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I remember riding to a show with the late Chris Kanyon back in 2006 and he said something that has stuck with me ever since. He saw how much fun, me, my brothers and friends we&#8217;re having being independent wrestlers, chasing our dream. He said, &#8220;The ride there is so much more fun than the time there.&#8221; He then talked about how he&#8217;d give anything to be our age again, in the beginning of our careers, trying to make it in wresting. I couldn&#8217;t understand where he was coming from. In my eyes, Chris had done it all. Experienced it all. I didn&#8217;t get it. How could he want to be where we were, when the only thing I wanted at the time was to be where he&#8217;d been? I wanted it more than anything.

In 2004, my parents helped buy me and my brothers a professional wrestling ring. A move that would change all of our lives forever.

We wanted to start a family owned independent wrestling company, so owing a legitimate wrestling ring was a must. We&#8217;d set the ring up out in my parents backyard and train all week long for hours. Most of us had experience with wrestling school, but this is where we all REALLY learned how to wrestle.

Once or even sometimes twice a month, we&#8217;d set the ring up in local buildings such as skating rinks, high-school gyms, bars, hotel convention centers and we&#8217;d host wrestling shows. These small, modest shows would eventually become large, popular events that everyone in town knew about. The entire family was involved. My dad was the MC, my mom and sister always sat front row, my girlfriend Dana (at the time) often tore the tickets/sold refreshments, and of course me, my brothers and friends were the stars of the show. Looking back at those days, thats the most fun I&#8217;d ever had as a wrestler.

My dad told me last week that he was selling the old ring. For the last few years, the poor thing had been neglected, sitting out in a pile, eroding from the weather. All of our lives have just changed so much. Nobody really had time for the old dusty ring anymore. The same ring that could of been heard from a mile away on a daily basis. BOOM! The sound of wooden planks slamming against metal never pleased the neighbors.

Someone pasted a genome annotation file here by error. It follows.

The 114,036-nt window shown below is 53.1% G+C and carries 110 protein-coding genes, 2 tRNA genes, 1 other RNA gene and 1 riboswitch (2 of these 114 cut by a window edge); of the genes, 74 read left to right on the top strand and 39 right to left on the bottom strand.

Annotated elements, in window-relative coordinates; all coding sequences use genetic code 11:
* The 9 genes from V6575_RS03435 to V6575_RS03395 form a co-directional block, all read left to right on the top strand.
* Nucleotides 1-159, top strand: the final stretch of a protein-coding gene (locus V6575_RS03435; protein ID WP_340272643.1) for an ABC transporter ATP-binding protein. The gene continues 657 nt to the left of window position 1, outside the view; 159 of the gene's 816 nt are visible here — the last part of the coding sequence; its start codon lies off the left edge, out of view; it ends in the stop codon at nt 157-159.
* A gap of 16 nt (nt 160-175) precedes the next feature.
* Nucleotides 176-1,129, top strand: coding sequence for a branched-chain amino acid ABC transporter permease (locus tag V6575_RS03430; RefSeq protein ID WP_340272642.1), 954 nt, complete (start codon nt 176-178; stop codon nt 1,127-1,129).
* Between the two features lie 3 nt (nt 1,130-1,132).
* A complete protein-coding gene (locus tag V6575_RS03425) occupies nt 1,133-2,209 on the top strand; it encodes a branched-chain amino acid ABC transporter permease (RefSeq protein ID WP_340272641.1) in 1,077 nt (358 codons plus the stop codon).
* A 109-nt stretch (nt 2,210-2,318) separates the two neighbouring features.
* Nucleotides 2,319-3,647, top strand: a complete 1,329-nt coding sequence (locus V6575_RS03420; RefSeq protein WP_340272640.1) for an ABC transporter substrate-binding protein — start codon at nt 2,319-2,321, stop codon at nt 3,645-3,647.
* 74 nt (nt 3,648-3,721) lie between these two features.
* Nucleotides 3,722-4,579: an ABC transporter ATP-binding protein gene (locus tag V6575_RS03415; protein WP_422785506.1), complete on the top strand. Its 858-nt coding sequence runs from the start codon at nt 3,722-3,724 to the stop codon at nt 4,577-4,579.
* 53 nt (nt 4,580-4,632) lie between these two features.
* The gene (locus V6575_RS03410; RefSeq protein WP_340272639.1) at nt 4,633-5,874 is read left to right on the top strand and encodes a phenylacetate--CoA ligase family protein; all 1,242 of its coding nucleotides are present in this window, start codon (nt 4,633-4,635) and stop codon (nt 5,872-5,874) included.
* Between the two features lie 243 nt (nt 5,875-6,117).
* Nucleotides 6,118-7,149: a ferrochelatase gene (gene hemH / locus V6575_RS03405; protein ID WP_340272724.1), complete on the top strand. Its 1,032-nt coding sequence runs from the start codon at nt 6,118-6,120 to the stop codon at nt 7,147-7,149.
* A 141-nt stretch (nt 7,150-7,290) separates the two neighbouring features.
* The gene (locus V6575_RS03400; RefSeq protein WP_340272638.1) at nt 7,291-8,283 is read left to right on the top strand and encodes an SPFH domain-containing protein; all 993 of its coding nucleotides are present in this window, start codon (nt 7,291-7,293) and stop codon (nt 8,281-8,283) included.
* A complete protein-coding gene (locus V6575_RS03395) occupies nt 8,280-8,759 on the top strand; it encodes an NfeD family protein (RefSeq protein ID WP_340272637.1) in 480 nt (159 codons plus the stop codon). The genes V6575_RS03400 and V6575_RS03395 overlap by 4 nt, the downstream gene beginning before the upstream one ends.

I went up to the desert yesterday to say good-bye to the ring that hosted hundreds of our training sessions and wrestling shows. A ring that is covered in my blood, sweat and tears. Literally.

Me, Dustin, Mal and Nick, the same people who set the ring up for the first time 7 years ago, hit the ring for the very last time yesterday. A lot has changed since then. Dustin and I are both married, Mal is engaged and Nick just put in an offer for his first house.

As I shot off the now loosened ropes yesterday, old memories of wrestling in front of 200 people at the Holiday Skating Center rushed through my head. As I took a quick back bump, I remembered tag teaming with one of my childhood heroes, Marty Jannetty at Hesperia High School in that very ring. As I stood alone outside the ring, the last person left, I most importantly thought of the closeness it brought to me and my family. The ring brought a common bond to all of us and along with that, memories that we&#8217;ll never forget.

Now, I&#8217;m a professional wrestler for TNA Wrestling. I&#8217;ve since, traveled the world, met a bunch of my goals, (not all of them) and have enough stories to occupy my senior citizen years.